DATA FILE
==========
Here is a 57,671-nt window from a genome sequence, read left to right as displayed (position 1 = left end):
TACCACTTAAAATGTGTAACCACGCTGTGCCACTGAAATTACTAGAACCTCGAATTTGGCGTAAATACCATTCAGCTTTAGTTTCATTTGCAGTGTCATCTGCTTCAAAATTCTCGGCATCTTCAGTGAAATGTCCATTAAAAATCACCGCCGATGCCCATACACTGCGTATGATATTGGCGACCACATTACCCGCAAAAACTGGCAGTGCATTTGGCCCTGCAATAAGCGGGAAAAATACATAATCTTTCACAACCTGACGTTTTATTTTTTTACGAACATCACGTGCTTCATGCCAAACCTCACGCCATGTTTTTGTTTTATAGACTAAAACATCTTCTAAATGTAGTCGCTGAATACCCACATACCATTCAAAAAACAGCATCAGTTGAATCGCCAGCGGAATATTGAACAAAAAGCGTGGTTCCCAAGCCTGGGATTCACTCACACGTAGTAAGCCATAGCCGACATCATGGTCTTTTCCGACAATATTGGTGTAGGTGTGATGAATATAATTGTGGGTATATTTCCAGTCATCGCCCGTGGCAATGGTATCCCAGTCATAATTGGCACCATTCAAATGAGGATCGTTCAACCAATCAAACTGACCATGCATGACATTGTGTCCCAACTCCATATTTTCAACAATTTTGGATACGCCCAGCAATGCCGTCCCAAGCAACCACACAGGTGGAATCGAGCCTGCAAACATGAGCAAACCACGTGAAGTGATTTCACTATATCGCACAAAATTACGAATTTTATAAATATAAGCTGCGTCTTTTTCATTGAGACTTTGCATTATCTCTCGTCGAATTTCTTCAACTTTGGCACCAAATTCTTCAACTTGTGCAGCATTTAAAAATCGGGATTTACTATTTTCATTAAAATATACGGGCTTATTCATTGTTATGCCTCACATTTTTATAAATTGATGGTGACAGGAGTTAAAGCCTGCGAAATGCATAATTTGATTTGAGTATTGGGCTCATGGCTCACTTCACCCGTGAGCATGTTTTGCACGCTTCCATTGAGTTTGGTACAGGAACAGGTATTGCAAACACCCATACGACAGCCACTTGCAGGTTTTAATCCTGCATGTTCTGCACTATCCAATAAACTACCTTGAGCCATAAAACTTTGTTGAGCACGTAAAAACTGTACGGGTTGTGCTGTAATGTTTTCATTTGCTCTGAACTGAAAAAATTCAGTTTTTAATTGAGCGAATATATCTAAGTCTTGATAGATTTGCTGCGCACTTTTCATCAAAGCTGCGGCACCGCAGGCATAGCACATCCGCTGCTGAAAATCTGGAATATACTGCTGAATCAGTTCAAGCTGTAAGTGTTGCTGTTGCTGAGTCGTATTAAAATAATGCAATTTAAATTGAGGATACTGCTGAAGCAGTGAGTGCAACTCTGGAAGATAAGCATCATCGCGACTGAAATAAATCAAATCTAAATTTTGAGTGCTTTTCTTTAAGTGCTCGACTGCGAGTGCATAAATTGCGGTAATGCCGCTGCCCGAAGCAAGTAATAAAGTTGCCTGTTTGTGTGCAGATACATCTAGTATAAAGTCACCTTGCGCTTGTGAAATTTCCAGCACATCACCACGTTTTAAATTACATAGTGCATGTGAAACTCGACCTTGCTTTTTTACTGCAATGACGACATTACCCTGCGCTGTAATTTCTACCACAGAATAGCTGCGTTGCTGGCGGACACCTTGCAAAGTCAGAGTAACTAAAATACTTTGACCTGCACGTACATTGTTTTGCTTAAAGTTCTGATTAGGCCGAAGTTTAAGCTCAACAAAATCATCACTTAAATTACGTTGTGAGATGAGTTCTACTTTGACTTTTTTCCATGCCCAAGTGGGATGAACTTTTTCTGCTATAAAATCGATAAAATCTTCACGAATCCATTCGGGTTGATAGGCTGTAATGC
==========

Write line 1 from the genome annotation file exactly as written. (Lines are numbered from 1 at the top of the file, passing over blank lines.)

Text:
Here is a 57,671-nt window from a genome sequence, read left to right as displayed (position 1 = left end):